Around whom can LGBTQI+ professionals be themselves in legal workplaces?

By Jerome Doraisamy|16 December 2020
LGBTQI+ professionals

New research provides fascinating insights into which persons within a law firm, legal organisation or in-house team a professional identifying as LGBTQI+ can comfortably be themselves.

In October 2020, Lawyers Weekly and Momentum Intelligence conducted a survey of 468 legal professionals across the country, examining their perceptions of efforts made by their employers, and the broader legal profession, to advance diversity and inclusion initiatives as they pertain to the experience of those identifying as LGBTQI+. The survey also enquired about cultural issues to extrapolate how far the profession may still have to go.

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In this particular survey, 41 per cent of respondents said they identify as LGBTQI+.

The findings make clear that an overwhelming majority of legal professionals feel that LGBTQI+ employees can indeed be themselves with those with whom they work. What is interesting, however, is that said perceptions become stronger with decreasing levels of seniority within the workplace.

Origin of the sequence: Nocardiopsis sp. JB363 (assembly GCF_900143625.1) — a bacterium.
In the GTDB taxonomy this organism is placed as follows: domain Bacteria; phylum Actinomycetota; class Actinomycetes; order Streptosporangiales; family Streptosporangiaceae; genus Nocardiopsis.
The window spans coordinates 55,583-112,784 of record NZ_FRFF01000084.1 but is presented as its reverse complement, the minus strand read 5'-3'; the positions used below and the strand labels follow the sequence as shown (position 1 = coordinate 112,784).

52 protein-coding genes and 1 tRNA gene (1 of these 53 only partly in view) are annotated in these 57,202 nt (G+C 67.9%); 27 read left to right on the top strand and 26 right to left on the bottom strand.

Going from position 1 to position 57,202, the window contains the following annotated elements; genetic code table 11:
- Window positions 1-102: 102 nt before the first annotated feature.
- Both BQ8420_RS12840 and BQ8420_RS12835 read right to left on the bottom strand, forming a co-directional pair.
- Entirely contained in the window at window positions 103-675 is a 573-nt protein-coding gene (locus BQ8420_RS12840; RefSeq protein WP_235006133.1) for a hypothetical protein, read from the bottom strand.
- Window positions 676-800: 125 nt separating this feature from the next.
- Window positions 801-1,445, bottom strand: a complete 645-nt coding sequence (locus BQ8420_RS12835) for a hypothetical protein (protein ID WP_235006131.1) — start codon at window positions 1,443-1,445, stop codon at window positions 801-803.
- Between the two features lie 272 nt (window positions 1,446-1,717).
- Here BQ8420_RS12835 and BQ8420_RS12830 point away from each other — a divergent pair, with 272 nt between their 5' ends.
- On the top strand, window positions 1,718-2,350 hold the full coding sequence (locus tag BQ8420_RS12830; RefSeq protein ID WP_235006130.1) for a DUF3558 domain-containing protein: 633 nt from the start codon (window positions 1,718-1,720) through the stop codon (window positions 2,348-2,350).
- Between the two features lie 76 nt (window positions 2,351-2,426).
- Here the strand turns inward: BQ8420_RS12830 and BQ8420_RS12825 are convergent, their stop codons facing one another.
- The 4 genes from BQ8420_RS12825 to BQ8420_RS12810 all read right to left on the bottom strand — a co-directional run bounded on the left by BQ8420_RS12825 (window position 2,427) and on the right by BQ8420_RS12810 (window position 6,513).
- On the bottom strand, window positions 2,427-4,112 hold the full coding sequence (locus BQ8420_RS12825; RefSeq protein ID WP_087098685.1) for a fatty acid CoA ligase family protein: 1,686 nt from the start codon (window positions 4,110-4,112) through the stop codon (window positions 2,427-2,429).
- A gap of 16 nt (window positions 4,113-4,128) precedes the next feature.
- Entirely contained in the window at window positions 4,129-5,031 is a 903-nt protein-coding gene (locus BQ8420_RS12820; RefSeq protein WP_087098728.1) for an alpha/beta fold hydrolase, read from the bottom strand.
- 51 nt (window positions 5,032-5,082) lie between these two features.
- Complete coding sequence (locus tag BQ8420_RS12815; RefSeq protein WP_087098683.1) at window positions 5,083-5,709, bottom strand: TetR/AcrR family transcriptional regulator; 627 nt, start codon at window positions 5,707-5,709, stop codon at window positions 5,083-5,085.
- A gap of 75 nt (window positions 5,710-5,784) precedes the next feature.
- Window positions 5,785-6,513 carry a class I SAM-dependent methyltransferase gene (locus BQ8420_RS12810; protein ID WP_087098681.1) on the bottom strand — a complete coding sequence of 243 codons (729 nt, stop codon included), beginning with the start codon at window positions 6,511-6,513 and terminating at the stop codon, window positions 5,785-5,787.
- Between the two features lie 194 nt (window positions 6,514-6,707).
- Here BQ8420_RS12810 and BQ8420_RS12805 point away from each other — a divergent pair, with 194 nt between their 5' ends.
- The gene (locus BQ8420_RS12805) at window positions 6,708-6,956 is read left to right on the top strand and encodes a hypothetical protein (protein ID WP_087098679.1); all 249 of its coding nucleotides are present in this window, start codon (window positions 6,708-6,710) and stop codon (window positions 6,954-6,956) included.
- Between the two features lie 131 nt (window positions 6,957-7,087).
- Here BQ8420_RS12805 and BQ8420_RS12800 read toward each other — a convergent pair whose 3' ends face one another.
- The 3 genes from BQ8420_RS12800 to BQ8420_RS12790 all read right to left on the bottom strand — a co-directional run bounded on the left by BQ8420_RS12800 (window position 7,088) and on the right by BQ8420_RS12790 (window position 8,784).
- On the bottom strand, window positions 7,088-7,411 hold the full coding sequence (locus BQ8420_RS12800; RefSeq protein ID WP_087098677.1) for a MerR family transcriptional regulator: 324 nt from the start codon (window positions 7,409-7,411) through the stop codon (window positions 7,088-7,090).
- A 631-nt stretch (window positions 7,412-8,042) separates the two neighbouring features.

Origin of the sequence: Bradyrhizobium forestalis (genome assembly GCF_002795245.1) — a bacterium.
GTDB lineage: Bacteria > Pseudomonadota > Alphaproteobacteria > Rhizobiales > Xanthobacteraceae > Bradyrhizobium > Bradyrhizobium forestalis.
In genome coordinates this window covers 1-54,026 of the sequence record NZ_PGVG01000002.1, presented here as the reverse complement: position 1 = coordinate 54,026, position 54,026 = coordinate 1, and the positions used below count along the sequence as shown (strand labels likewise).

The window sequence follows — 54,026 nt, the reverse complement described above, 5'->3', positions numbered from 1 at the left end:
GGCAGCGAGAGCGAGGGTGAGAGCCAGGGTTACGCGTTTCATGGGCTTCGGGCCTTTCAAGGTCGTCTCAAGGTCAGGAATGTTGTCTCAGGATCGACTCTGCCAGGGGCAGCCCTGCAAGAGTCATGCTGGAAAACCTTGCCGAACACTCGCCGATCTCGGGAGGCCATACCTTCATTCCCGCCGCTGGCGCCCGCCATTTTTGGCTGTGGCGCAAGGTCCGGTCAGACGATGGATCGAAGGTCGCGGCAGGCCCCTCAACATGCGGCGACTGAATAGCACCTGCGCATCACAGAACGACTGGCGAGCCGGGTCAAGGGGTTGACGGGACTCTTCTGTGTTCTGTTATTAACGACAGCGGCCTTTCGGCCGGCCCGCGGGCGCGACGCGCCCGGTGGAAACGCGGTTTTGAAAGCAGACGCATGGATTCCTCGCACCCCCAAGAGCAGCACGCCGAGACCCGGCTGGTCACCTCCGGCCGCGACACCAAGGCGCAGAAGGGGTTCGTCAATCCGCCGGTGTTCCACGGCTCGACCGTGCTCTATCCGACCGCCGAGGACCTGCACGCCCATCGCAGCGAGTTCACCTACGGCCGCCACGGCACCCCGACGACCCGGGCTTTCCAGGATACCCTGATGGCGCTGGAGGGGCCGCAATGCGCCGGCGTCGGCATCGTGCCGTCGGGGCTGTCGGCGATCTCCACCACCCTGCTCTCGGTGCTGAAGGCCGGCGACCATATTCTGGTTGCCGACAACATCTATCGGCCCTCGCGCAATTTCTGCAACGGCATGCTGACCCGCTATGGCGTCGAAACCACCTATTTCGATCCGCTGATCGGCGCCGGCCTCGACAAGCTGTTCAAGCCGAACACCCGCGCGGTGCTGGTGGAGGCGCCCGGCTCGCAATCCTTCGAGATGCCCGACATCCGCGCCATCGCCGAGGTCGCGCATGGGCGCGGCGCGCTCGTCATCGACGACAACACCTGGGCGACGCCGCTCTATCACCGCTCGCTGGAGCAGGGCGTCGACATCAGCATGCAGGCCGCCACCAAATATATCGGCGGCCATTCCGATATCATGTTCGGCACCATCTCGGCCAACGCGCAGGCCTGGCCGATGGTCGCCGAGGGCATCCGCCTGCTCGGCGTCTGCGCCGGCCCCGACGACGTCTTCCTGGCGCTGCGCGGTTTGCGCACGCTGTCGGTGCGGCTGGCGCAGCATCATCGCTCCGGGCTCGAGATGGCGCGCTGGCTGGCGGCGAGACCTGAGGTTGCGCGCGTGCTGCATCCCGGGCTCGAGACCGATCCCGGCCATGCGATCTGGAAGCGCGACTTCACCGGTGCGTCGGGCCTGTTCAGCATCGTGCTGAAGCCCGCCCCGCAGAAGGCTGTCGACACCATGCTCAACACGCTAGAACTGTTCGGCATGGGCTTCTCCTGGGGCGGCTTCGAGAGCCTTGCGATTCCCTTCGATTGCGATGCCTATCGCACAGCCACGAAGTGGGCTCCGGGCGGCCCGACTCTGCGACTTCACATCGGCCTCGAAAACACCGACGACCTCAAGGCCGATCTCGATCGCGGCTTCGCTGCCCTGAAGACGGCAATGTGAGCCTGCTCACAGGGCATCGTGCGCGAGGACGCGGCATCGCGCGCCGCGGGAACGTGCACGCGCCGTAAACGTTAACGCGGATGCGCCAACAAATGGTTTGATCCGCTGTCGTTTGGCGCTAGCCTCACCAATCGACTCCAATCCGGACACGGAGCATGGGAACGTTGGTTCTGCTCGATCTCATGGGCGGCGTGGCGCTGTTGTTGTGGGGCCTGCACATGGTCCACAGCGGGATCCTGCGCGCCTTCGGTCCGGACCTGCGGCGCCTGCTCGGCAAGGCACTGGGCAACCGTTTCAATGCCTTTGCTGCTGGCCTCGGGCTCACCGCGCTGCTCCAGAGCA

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Over three-quarters (76.5 per cent) of legal professionals feel that LGBTQI+ employees have the freedom to be themselves around senior management, with just 13 per cent feeling that this is not possible for such employees.

When it comes to being comfortable around one’s immediate manager, 80 per cent of respondents said that LGBTQI+ employees would have this freedom, compared to just 9 per cent who felt this was not the case.

Perceived comfort levels are even higher for being around immediate peers and colleagues: 83 per cent of respondents feel that LGBTQI+ professionals can be themselves with such colleagues, compared to just 6.5 per cent who said this was not possible.

Just 13.5 per cent of respondents feel that LGBTQI+ employees are not able to be comfortable with any members of their workplace.

As reported by Lawyers Weekly, the research also revealed the extent of progress that has been made in fostering inclusive workplaces for legal professionals identifying as LGBTQI+, and also notable differences between LGBTQI+ and non-LGBTQI professionals in law with regard to the success or otherwise of inclusion initiatives.

Around whom can LGBTQI+ professionals be themselves in legal workplaces?
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